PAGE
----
*Part I, featuring teams ranked 9-17, was published last week and can be found HERE.
This exercise was originally slated to include only 10 teams, the ones that are likeliest to beat long odds and emerge as legitimate contenders going forward despite their youth and current standing. But re-building is fluid. Only taking the cream of the crop into account could allow kismet to play too big a hand when assessing the NBA even a year from now, let alone at the turn of the decade.
Using specific parameters on which teams to profile ensured that the entire league wouldn’t be included, and also ensured less-notable cases wouldn’t be negligently overlooked. Here’s the rubric:
- Only players aged 24 or younger before the 2016-17 season begins were counted
- Teams containing four or more of those players made the first cut
- If fewer than four of those guys were deemed less than “likely rotation players” at their reasonable playing peak, their team was eliminated from consideration
After way too much time spent poring over all 30 rosters, we were left with 17 qualified teams and subsequently ranked them in the order from least-to-most likely to succeed. But team building and a player’s potential, as should be abundantly clear by now, is complicated. The strengths and weaknesses of these groups of youngsters deserve much more analysis than a passing glance – hence this operation being broken into two parts.
Without further ado, here’s Part II of the league’s best and worst young cores.
8. Los Angeles Lakers
Core: Jordan Clarkson (24), Larry Nance, Jr. (23), Julius Randle (20), D’Angelo Russell (20), Brandon Ingram (18)
Most will deem this ranking a few spots too low for a team with as many sure-things as the Lakers. All five players here are primed to carve out meaningful roles in the league before their careers are over, and some would argue each has the chance to star. That’s a wildly optimistic perception, though, one proven most outlandish by Nance positioning himself beside or just behind Randle in the race to become Los Angeles’ power forward of the future.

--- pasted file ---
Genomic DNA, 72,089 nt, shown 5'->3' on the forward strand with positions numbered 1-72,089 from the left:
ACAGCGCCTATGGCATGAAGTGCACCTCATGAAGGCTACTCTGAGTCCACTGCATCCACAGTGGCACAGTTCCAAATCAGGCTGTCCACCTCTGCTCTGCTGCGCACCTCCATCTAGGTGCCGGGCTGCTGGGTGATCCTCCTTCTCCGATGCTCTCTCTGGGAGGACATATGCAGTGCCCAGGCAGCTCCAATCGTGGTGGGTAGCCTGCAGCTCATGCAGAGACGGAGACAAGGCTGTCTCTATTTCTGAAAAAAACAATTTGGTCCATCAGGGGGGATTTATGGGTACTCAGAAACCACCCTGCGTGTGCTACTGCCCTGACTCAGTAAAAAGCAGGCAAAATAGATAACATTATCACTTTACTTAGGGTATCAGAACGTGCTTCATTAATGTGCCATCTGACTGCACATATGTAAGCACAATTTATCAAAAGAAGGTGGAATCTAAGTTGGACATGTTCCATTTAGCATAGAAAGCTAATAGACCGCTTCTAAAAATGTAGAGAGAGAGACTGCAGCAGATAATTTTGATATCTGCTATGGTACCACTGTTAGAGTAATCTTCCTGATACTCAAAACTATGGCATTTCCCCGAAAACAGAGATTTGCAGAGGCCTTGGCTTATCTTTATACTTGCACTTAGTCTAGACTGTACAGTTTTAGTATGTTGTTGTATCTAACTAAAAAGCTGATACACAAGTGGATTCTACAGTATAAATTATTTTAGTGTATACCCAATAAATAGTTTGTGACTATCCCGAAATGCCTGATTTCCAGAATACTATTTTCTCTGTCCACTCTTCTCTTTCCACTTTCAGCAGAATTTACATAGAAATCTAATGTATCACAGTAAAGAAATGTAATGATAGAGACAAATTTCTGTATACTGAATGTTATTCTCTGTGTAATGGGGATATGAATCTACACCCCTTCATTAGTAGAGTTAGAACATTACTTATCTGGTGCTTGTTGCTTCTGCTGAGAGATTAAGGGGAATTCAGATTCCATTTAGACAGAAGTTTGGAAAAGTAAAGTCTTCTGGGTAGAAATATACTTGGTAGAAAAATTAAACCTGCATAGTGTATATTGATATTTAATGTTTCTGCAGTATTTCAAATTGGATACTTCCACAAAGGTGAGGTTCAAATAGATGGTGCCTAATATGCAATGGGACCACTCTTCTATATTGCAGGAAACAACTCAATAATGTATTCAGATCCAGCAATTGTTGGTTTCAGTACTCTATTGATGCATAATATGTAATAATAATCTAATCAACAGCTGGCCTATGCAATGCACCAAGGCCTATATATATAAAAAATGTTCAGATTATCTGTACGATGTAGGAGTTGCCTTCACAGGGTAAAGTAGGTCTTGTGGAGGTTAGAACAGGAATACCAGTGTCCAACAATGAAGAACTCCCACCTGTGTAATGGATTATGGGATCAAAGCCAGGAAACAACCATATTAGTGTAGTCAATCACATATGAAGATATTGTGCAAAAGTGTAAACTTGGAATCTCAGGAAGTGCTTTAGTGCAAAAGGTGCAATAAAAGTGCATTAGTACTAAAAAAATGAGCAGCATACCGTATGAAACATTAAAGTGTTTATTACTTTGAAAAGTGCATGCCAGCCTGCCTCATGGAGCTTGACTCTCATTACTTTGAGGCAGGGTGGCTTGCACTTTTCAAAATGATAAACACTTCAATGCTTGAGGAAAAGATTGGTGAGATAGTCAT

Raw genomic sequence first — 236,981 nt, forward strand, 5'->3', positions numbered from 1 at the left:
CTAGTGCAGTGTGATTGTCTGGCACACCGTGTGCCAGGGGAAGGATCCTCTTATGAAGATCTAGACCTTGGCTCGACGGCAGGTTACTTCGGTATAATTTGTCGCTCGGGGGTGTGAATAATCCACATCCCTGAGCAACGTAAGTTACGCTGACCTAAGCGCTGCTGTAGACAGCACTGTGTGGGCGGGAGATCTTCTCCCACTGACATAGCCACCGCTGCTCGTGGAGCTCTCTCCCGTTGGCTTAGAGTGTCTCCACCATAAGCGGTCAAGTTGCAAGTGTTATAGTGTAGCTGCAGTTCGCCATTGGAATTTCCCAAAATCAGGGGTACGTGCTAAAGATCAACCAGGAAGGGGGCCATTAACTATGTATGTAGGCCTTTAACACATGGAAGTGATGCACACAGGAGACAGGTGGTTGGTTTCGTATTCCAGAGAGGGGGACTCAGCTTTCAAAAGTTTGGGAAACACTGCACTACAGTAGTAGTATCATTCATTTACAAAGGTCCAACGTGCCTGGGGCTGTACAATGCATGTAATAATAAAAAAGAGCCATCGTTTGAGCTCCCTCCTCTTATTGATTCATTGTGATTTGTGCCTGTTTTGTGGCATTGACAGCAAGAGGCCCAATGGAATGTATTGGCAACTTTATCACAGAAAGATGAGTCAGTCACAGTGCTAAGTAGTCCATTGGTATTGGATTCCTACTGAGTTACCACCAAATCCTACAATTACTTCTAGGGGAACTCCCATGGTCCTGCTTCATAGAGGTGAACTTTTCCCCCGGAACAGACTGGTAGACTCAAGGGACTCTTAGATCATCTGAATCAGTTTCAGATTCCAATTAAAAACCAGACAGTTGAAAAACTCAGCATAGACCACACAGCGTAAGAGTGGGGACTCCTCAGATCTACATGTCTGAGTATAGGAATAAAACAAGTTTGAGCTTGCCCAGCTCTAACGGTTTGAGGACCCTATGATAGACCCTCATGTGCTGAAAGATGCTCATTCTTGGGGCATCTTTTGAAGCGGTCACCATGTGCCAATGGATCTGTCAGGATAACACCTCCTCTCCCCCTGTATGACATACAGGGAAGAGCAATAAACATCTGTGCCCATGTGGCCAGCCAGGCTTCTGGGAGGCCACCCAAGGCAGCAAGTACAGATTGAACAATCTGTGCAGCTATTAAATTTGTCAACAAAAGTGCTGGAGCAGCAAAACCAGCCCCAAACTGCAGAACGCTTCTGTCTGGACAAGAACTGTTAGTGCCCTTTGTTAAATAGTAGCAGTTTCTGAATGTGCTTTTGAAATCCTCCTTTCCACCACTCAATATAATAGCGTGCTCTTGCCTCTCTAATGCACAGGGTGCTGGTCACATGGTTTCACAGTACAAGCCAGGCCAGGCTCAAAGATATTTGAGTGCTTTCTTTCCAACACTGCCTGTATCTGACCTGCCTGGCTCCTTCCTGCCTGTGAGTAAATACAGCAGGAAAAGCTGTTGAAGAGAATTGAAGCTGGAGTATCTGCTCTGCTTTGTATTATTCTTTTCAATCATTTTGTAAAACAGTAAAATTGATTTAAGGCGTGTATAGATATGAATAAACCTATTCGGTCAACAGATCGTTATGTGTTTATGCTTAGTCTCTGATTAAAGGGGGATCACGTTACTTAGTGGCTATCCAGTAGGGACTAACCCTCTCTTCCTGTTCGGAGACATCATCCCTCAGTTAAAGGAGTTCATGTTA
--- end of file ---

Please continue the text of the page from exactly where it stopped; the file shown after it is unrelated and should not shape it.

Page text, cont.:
But that positional battle is on the periphery of what most matters to the Lakers both now and going forward. Russell has the scoring and playmaking instincts reserved for superstars. If he continues to work on his body and comes close to his ceiling as a shooter, the No. 2 pick of the 2015 draft is poised to emerge as the conductor of Luke Walton’s motion-heavy, uptempo system. That’s hardly a formality, though. Russell’s work ethic and professionalism was consistently questioned throughout his rookie year, and the bright lights of Los Angeles have been blinding for some players in the past. Time will tell.
The Lakers’ biggest prize might be Ingram. Players with his package of size, skill, and coordination are few and far between; the Kevin Durant comparisons aren’t far off. A lack of strength really could be the 18-year-old’s undoing, though. Much of Ingram’s value is gleaned from his potential ability to guard multiple positions down the road. But if his exceedingly lanky frame fills out like Austin Daye’s as opposed to Durant’s, that versatility won’t ever quite come to pass.
Los Angeles got Clarkson to re-sign for a bargain contract, which is especially important considering his fit with this roster isn’t so seamless with Russell and Ingram around. He’s a useful piece during this team’s evolution either way. Randle and Nance are, too, and their battle for playing time under Walton will be much more hard-fought than reputation suggests – particularly after Walton’s hiring.